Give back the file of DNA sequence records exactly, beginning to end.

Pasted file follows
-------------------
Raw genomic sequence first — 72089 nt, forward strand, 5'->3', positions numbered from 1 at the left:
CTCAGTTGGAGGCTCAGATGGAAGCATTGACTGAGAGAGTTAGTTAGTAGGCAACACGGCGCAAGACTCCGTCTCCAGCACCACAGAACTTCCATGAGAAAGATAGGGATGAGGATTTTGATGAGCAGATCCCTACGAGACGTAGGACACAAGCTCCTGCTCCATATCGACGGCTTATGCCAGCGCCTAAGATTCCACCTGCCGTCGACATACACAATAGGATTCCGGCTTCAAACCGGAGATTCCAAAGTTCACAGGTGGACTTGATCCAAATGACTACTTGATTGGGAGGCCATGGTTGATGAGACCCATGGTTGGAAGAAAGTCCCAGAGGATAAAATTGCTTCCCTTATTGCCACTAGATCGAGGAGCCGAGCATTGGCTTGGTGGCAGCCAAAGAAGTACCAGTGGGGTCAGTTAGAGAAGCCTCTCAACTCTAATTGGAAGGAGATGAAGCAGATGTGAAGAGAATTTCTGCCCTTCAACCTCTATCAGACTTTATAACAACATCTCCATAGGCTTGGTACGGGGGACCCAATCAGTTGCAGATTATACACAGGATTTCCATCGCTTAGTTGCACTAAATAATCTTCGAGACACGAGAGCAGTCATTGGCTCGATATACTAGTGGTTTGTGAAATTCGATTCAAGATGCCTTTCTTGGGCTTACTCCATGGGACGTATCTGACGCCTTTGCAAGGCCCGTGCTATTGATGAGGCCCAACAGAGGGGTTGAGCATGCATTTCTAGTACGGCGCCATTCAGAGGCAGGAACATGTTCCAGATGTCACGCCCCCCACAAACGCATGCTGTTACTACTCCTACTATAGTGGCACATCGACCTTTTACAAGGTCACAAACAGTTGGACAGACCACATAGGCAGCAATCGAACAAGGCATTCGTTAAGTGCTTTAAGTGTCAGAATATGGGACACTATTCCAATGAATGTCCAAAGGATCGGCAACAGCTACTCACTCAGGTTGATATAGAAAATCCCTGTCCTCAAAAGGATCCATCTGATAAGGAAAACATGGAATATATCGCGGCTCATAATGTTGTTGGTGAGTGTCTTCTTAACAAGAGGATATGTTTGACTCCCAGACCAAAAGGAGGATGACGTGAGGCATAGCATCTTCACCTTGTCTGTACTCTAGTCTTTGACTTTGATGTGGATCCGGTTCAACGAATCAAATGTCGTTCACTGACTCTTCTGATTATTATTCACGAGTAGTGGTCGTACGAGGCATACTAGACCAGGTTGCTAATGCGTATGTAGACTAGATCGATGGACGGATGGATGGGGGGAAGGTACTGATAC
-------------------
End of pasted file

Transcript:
Raw genomic sequence first — 72089 nt, forward strand, 5'->3', positions numbered from 1 at the left:
CTCAGTTGGAGGCTCAGATGGAAGCATTGACTGAGAGAGTTAGTTAGTAGGCAACACGGCGCAAGACTCCGTCTCCAGCACCACAGAACTTCCATGAGAAAGATAGGGATGAGGATTTTGATGAGCAGATCCCTACGAGACGTAGGACACAAGCTCCTGCTCCATATCGACGGCTTATGCCAGCGCCTAAGATTCCACCTGCCGTCGACATACACAATAGGATTCCGGCTTCAAACCGGAGATTCCAAAGTTCACAGGTGGACTTGATCCAAATGACTACTTGATTGGGAGGCCATGGTTGATGAGACCCATGGTTGGAAGAAAGTCCCAGAGGATAAAATTGCTTCCCTTATTGCCACTAGATCGAGGAGCCGAGCATTGGCTTGGTGGCAGCCAAAGAAGTACCAGTGGGGTCAGTTAGAGAAGCCTCTCAACTCTAATTGGAAGGAGATGAAGCAGATGTGAAGAGAATTTCTGCCCTTCAACCTCTATCAGACTTTATAACAACATCTCCATAGGCTTGGTACGGGGGACCCAATCAGTTGCAGATTATACACAGGATTTCCATCGCTTAGTTGCACTAAATAATCTTCGAGACACGAGAGCAGTCATTGGCTCGATATACTAGTGGTTTGTGAAATTCGATTCAAGATGCCTTTCTTGGGCTTACTCCATGGGACGTATCTGACGCCTTTGCAAGGCCCGTGCTATTGATGAGGCCCAACAGAGGGGTTGAGCATGCATTTCTAGTACGGCGCCATTCAGAGGCAGGAACATGTTCCAGATGTCACGCCCCCCACAAACGCATGCTGTTACTACTCCTACTATAGTGGCACATCGACCTTTTACAAGGTCACAAACAGTTGGACAGACCACATAGGCAGCAATCGAACAAGGCATTCGTTAAGTGCTTTAAGTGTCAGAATATGGGACACTATTCCAATGAATGTCCAAAGGATCGGCAACAGCTACTCACTCAGGTTGATATAGAAAATCCCTGTCCTCAAAAGGATCCATCTGATAAGGAAAACATGGAATATATCGCGGCTCATAATGTTGTTGGTGAGTGTCTTCTTAACAAGAGGATATGTTTGACTCCCAGACCAAAAGGAGGATGACGTGAGGCATAGCATCTTCACCTTGTCTGTACTCTAGTCTTTGACTTTGATGTGGATCCGGTTCAACGAATCAAATGTCGTTCACTGACTCTTCTGATTATTATTCACGAGTAGTGGTCGTACGAGGCATACTAGACCAGGTTGCTAATGCGTATGTAGACTAGATCGATGGACGGATGGATGGGGGGAAGGTACTGATAC